House decorated with pretty lights
Makes it special for Christmas nights
Maybe this year we’ll get some snow
A white Christmas in Texas? I don’t know…
Did you see your present under the tree?
You know it’s my favorite one to see
The one with the bow from me to you
You shouldn’t have, but you always do
Our first year without mom and dad
Of course it makes us all a little sad
Their memory is still here with us
They hate that we make such a fuss
It’s a time for memories – new and old
I remember the stories that we told
Back then Christmas seemed like a feast
But we didn’t have much, to say the least
We wore ugly sweaters before it was a fad
Didn’t know any better – it was all we had
We sang carols like drunken sailors
It helped us forget the year’s failures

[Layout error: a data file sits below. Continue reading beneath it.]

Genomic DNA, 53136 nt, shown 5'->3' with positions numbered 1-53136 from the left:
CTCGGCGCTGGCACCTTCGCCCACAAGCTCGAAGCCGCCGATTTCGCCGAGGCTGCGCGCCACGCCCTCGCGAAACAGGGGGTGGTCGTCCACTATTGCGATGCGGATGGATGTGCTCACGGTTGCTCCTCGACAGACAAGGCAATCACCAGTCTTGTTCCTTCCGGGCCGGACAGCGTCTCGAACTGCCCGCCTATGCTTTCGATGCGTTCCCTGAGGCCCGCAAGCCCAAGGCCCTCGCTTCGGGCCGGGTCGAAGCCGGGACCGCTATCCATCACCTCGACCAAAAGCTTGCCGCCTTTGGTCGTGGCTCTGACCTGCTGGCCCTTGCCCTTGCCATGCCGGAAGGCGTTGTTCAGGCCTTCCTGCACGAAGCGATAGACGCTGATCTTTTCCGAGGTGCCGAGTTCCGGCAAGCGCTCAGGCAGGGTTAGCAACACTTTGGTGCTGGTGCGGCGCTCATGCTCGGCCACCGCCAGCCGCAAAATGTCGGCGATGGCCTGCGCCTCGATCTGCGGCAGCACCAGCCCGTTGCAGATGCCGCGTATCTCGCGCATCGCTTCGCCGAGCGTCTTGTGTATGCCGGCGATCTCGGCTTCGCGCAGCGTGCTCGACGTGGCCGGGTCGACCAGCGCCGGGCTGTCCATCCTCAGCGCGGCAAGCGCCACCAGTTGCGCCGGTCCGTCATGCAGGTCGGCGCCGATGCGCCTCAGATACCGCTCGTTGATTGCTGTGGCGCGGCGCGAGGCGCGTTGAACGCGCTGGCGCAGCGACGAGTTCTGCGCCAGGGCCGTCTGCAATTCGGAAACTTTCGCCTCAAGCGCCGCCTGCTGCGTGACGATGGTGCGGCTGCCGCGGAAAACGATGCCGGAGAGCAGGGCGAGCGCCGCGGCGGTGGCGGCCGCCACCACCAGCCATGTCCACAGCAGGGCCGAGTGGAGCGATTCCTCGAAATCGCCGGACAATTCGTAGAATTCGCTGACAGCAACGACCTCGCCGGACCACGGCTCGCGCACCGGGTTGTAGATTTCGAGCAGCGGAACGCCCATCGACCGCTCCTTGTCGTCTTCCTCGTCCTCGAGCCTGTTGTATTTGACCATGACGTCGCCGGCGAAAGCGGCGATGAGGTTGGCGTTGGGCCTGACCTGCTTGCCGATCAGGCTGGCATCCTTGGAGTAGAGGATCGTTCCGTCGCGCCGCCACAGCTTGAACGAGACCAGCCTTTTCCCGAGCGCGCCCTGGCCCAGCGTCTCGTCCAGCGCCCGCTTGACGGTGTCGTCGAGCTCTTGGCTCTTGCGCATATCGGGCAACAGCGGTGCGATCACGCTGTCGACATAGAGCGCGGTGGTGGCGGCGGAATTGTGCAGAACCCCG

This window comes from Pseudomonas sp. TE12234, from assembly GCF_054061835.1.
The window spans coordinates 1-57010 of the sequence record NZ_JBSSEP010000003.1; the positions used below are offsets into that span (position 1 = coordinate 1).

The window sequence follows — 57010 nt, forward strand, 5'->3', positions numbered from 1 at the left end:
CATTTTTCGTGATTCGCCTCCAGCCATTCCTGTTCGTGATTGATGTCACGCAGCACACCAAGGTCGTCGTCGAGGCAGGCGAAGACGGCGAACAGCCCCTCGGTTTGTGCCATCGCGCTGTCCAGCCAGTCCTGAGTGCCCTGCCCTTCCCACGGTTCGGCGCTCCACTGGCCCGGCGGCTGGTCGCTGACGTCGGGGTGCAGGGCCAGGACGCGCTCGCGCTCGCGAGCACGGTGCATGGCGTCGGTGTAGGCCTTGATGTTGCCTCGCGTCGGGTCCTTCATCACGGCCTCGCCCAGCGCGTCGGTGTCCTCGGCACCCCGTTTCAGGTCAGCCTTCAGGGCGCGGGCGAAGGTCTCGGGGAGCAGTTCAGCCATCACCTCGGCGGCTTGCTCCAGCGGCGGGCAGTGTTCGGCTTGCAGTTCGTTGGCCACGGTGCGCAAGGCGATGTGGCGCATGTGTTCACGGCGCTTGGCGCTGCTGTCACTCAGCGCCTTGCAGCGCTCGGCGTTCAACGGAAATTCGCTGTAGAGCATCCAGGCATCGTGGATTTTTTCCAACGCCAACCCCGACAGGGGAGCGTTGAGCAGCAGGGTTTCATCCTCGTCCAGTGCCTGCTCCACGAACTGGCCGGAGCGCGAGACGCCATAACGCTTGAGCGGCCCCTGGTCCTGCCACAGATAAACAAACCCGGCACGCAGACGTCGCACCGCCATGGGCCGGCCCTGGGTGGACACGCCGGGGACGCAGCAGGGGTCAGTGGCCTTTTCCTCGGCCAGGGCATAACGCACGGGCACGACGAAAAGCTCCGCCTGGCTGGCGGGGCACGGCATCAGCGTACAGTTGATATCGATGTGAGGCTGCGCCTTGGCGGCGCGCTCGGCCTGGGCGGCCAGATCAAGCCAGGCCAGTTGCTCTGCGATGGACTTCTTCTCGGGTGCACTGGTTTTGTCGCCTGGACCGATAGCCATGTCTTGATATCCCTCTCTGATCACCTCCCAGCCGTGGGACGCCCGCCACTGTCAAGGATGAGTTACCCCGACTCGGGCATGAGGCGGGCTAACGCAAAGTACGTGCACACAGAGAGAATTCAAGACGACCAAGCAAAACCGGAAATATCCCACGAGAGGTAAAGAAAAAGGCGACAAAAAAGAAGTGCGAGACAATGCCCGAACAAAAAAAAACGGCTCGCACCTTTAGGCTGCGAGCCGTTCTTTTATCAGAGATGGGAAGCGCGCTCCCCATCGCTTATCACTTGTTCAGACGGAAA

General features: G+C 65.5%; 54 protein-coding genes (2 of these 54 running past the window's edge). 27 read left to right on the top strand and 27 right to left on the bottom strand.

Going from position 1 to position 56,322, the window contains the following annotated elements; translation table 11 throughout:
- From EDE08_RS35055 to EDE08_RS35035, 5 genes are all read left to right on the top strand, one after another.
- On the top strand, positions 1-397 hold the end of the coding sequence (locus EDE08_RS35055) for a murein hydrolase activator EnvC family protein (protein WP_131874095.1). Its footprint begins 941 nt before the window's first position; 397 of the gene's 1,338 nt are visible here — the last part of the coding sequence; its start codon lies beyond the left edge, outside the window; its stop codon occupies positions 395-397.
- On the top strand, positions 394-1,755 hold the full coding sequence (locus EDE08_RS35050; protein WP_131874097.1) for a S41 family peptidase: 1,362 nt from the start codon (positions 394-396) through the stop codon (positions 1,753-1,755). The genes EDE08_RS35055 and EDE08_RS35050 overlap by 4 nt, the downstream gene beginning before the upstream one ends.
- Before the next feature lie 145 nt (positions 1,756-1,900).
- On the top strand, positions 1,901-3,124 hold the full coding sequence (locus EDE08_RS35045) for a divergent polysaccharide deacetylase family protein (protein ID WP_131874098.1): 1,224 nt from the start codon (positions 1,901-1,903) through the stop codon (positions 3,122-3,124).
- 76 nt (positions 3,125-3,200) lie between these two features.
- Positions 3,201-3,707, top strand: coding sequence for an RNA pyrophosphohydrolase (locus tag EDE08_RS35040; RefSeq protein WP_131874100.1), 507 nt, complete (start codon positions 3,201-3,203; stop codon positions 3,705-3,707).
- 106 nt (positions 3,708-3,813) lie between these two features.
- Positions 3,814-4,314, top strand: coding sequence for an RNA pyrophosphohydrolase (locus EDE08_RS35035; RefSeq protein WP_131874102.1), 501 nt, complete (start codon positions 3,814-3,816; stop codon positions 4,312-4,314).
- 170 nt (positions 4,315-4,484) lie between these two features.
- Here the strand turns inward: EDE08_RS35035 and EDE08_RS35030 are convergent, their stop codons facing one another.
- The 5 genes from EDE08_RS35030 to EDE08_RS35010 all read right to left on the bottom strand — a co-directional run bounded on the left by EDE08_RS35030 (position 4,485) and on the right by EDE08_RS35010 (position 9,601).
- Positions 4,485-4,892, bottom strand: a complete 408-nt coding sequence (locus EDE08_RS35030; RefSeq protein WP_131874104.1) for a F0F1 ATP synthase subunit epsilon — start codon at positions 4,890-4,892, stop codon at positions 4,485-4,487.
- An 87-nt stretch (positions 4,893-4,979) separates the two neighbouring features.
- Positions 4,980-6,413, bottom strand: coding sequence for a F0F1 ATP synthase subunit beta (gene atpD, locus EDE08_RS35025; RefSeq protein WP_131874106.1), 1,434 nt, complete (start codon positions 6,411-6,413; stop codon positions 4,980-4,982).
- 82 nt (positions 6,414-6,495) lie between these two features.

A glass of milk and cookies on a plate?
Back home in Ireland, it won’t get ate
Santa likes mince pie and Guinness beer
And leave some carrots for the reindeer
Long live the old family traditions
We do it our way, our conditions
Make this Christmas one to remember
So the spirit lasts until next December.
I don’t know where this poem came from — we’ll call it 90% fiction. So, very little of it is true or actually happened to me. The only part that might be true is the Christmas tradition in Ireland. I read somewhere that they leave a mince pie and Guinness for Santa, along with carrots for the reindeer. True or not, I liked it. Maybe one of my Irish ancestors could verify.
A poem by Jason S. Sullivan, 12-18-20